The habitat of children - pavements, streets, greenspaces - is constantly being diminished and degraded. Ask children their opinion and they want local streets to be made safer for play, walking and cycling, with their number one concern being traffic. And their concern dictates their behaviour, between 1973 and 2005 the percentage of children playing near homes on pavements and roads dropped from 75 percent to 15 percent.
60 percent of today's children will be the obese population of 2050, with health problems that threaten their long-term future.
Today's 'Places to Go' conference in London, chaired by designer Wayne Hemingway, will debate the need to improve the built environment and bring children away from their computers and television screens into a world where they can enjoy independence, play safely and easily get to where they want to go - the park, their friends' houses, or the shops.
In a statement, Sustrans said:
"Good urban design is not just about providing equipment in designated play areas, and encouraging play means more than extending school playtimes. It is about creating safe informal places close to children's homes and enabling young people to be more independent whether they chose to walk, cycle or take a bus. Areas called Home Zones see the streets re-designed, removing kerbs and signs to give priority to people. Traffic calming schemes have also proved effective, research into schemes across London showed reduced mean traffic speeds by 9mph leading to a fall in serious accidents involving children by 45-60 percent."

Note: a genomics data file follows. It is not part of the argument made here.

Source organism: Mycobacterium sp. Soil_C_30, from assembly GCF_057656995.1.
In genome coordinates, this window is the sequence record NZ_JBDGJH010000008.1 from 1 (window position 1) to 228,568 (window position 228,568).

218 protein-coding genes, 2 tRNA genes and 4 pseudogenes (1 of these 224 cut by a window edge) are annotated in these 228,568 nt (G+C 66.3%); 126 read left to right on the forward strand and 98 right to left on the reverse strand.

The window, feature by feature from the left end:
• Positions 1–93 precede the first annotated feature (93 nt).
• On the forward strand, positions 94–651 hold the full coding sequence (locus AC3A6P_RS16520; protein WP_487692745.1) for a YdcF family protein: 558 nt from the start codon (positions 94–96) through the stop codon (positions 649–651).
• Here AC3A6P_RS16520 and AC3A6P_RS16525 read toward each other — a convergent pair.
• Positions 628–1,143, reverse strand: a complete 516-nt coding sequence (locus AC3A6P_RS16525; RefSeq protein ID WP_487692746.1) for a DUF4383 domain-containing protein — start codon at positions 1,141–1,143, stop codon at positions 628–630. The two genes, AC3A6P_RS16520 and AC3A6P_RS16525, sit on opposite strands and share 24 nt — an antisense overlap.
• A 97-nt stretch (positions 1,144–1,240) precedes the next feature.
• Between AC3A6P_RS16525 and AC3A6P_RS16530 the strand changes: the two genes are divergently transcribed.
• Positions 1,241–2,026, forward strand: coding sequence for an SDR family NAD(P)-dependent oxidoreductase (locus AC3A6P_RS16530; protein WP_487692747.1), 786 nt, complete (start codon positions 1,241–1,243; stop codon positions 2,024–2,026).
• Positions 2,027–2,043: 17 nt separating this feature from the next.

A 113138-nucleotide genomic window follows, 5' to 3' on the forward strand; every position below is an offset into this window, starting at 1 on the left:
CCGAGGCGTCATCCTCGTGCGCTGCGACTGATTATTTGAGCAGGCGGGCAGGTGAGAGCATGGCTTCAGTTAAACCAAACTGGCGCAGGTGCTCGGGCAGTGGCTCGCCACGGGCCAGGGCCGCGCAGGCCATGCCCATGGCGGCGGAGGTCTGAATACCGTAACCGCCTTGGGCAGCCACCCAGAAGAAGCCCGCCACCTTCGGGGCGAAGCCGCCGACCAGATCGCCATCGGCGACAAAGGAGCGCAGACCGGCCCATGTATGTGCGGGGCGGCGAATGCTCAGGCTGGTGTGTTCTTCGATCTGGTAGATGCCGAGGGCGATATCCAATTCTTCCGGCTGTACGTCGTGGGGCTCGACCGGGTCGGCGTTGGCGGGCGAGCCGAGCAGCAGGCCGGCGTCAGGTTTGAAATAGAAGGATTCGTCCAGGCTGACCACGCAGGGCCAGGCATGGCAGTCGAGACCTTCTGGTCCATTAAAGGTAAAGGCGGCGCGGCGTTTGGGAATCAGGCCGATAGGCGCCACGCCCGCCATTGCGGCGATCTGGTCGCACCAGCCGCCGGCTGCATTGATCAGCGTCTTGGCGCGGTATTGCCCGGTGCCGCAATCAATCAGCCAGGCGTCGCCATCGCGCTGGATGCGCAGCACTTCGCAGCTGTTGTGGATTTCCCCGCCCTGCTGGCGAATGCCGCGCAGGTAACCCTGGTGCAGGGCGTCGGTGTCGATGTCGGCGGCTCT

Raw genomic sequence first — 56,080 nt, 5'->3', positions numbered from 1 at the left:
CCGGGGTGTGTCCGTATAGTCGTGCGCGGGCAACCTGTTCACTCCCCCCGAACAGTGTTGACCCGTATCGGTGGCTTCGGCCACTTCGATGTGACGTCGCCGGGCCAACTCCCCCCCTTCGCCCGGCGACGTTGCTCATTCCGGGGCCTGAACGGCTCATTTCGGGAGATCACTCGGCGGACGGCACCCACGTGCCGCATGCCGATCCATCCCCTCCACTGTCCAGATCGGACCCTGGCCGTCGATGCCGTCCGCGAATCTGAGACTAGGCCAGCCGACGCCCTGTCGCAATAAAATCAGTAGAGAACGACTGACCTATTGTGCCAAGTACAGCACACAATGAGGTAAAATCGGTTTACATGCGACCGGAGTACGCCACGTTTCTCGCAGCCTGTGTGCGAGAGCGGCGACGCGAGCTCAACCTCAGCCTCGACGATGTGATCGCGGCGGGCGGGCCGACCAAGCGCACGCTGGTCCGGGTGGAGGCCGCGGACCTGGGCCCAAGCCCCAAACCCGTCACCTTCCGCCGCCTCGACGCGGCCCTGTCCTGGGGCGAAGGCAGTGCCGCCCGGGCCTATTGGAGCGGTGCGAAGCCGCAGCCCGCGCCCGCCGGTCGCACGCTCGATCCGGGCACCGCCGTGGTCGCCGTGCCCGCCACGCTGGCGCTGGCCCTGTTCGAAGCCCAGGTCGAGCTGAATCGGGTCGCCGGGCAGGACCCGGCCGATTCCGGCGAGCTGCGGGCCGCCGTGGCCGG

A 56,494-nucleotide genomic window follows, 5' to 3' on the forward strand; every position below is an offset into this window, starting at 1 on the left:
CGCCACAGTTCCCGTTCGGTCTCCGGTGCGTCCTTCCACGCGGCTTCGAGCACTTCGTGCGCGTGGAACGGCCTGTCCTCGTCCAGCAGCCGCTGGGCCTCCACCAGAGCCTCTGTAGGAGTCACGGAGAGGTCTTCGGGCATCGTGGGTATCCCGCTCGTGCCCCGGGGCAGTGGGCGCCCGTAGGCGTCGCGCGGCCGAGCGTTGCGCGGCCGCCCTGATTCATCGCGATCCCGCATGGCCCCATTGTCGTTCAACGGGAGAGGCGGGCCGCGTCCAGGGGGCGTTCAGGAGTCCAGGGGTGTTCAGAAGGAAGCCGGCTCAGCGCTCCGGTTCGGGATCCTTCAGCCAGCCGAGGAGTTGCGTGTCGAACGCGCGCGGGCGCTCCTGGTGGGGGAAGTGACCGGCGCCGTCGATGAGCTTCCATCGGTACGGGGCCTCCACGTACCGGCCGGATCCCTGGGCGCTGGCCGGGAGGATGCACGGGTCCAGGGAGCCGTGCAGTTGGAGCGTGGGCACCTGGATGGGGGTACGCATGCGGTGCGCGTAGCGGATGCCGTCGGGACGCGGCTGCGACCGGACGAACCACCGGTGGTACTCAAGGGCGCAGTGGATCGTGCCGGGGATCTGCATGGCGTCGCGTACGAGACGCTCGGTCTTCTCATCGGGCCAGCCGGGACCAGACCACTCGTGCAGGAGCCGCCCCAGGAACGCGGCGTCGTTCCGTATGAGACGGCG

Wayne Hemingway, designer - and resident - of the Staithes South bank housing development in Gateshead, England's largest HomeZone, said: "We moan about anti social behaviour from young people and violent youth crime regularly dominates the headlines. In a Unicef report on children's wellbeing Britain's youngsters come at, or near, the bottom of so many 'happiness' indices. Time magazine recently ran a front page showing a hoodie, the Union Jack and a headline 'an epidemic of violence, crime and drunkeness has made Britain scared of its young. What's causing the crisis?'. I believe some of the blame lies in our health and safety, nanny state culture, some lies in a built environment that ignores children's needs."
Adrian Voce, director of Play England said: "The modern world is making many streets and neighbourhoods into no-go zones for children's play, with active travel and even public transport widely inaccessible for many young people. We're calling on Government, local authorities and adults collectively to ensure that the public realm offers children places to play near their homes and, as they get older, more opportunities for their independent mobility. If we want children to enjoy their childhoods, develop healthy lifestyles and to grow up respecting their communities and caring for their environment, we need to give them a bigger stake in both."
Today's conference is organised by sustainable transport charity Sustrans, Play England, the National Children's Bureau and Living Streets. Speakers at the conference include Kevin Brennan MP, Parliamentary Under Secretary of State for Children, Young People and Families and there will be presentations by children with their own video diaries showing the realities of their everyday journeys when walking, cycling or taking public transport.